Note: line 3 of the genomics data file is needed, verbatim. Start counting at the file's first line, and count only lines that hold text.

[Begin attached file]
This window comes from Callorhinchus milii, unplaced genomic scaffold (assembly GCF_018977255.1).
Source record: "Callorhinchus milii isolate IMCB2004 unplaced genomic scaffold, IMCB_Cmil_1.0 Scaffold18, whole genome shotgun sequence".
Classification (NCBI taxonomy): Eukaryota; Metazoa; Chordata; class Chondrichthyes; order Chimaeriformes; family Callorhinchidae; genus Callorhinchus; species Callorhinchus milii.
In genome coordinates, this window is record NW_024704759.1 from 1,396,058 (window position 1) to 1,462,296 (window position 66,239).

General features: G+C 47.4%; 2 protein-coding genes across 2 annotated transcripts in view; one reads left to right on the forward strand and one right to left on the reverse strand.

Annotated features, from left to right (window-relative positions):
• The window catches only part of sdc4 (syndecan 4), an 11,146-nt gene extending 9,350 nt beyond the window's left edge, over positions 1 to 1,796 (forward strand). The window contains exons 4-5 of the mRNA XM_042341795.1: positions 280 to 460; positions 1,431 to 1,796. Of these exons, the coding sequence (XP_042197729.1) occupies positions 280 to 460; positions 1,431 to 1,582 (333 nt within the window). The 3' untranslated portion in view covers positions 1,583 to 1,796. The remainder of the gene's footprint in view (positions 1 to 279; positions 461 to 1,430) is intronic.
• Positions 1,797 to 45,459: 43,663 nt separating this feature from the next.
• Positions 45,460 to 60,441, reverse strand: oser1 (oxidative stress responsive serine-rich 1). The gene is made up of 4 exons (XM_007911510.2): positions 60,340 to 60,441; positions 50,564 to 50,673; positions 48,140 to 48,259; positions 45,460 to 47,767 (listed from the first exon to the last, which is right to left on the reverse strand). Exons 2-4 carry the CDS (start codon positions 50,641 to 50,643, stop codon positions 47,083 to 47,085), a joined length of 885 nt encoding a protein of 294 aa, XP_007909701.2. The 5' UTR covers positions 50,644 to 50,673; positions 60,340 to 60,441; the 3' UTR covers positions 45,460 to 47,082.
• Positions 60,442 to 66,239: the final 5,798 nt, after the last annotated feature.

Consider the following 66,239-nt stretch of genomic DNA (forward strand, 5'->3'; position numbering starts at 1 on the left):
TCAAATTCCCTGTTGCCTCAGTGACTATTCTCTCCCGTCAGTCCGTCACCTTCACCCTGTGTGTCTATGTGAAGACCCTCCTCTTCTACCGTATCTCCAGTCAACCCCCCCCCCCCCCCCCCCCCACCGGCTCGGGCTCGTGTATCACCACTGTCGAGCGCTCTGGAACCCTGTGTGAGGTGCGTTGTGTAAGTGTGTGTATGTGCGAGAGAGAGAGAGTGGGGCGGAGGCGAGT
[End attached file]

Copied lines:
Classification (NCBI taxonomy): Eukaryota; Metazoa; Chordata; class Chondrichthyes; order Chimaeriformes; family Callorhinchidae; genus Callorhinchus; species Callorhinchus milii.